UNEC, UN proposes ways of achieving economic growth in Africa

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The 2013 economic report on Africa (ERA) has proposed that African countries should boost commodity based industrialization if poverty was to be alleviated in the continent.


According to the new report, African countries have an opportunity to transform their economies through a commodity based industrialization policy that leverages on the continent’s abundant resources, current high commodity prices and changing organization of global production process.


The report, which is co-authored by the United Nations Economic Commission for Africa and the African Union (UN), explains that such a policy was necessary for the continent to become a global economic power that can address the challenges of youth unemployment, poverty and gender disparities.


The report, whose theme is “making the most of Africa’s commodities: industrializing for growth, jobs, and economic transformation”, reveals that maximizing Africa’s commodities for industrialization can only be achieved by adding value to soft and hard commodities .


The report shows that although Africa boasts of about 12 percent of the world’s oil reserves, 40 percent of its gold, 80 percent of chromium and platinum group of metals, 60 percent of arable land and vast timber resources, value addition to these resources was still limited.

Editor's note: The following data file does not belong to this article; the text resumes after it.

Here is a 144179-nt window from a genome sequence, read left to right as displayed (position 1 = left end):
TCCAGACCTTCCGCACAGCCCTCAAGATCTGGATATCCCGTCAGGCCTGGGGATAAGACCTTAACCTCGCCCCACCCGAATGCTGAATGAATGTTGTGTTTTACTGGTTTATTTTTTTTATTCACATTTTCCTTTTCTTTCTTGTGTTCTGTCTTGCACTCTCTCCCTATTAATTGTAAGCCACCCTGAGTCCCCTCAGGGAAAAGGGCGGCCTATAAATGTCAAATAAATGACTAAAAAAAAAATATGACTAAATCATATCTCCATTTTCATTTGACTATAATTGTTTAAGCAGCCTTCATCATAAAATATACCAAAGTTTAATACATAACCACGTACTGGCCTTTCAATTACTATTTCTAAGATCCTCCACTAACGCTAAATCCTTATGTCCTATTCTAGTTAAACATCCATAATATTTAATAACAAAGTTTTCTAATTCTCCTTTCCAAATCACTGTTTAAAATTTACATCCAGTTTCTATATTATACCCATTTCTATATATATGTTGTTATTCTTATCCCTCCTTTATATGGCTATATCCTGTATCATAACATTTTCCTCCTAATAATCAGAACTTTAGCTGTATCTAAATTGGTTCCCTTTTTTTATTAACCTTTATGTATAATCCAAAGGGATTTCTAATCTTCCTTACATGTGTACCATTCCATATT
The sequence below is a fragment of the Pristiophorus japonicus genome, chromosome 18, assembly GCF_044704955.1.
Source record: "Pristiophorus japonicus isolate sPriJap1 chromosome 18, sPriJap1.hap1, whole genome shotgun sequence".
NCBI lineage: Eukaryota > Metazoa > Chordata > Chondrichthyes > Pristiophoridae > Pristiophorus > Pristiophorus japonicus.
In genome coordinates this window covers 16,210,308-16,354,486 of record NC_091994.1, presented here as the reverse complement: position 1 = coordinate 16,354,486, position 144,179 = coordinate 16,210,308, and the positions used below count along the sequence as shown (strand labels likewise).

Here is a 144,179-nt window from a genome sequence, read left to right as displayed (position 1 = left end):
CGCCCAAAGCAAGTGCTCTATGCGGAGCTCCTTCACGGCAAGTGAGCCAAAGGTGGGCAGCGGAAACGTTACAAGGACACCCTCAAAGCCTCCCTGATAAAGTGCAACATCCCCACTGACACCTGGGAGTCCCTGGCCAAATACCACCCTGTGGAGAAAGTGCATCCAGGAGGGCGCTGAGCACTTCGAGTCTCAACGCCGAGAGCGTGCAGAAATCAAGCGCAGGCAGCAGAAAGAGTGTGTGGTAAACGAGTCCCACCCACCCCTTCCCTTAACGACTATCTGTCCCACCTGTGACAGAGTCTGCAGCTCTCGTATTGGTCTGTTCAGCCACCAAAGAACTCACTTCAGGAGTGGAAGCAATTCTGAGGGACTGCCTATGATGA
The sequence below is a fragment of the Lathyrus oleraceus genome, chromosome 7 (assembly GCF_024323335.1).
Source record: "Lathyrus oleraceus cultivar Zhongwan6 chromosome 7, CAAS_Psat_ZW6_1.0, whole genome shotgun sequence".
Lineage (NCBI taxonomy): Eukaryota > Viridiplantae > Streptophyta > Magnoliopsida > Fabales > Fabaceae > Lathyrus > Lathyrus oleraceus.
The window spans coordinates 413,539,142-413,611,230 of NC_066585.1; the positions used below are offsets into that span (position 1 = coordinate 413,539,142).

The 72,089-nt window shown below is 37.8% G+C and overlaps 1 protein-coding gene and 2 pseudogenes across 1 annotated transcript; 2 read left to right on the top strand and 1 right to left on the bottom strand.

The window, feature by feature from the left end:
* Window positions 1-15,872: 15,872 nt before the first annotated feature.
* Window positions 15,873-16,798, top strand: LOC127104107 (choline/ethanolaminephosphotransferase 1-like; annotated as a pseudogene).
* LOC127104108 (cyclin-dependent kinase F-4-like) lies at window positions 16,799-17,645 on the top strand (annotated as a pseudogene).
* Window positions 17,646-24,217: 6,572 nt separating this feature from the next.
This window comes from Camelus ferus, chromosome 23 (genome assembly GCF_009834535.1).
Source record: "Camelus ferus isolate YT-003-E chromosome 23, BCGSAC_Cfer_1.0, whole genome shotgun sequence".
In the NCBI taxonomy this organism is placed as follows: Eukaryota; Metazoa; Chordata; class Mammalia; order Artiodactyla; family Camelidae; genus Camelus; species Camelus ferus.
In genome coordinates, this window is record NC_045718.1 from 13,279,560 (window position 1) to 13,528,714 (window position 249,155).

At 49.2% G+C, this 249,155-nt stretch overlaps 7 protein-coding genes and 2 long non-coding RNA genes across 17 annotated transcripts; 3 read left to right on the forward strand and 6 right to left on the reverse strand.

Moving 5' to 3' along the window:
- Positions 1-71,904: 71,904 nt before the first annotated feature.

And speaking when she launched the report, United Nations (UN) Resident Coordinator Kanni Wignaraja said with Zambia’s rich natural resource base, commodity based industrialization can be the vehicle for unlocking the acceleration required to reach the country’s development goals.


Ms. Wignaraja said this commodity based industrialization can be linked with the agriculture sector for Zambia to reap maximum economic results.


She however cautioned that this was not an automatic link but one that requires a strategic plan and delivery that puts in place the right policies and institutional change which is backed by prioritization of investments that will make it happen.


She observed that many African countries have experienced remarkable growth since 2000 adding that this has however failed to reduce maternal and child health, quality secondary and tertiary education and decent jobs.


Ms. Wignaraja said it was for this reason that the report recommends ways of achieving economic growth that will translate into decent jobs, broad based income and wealth for African countries.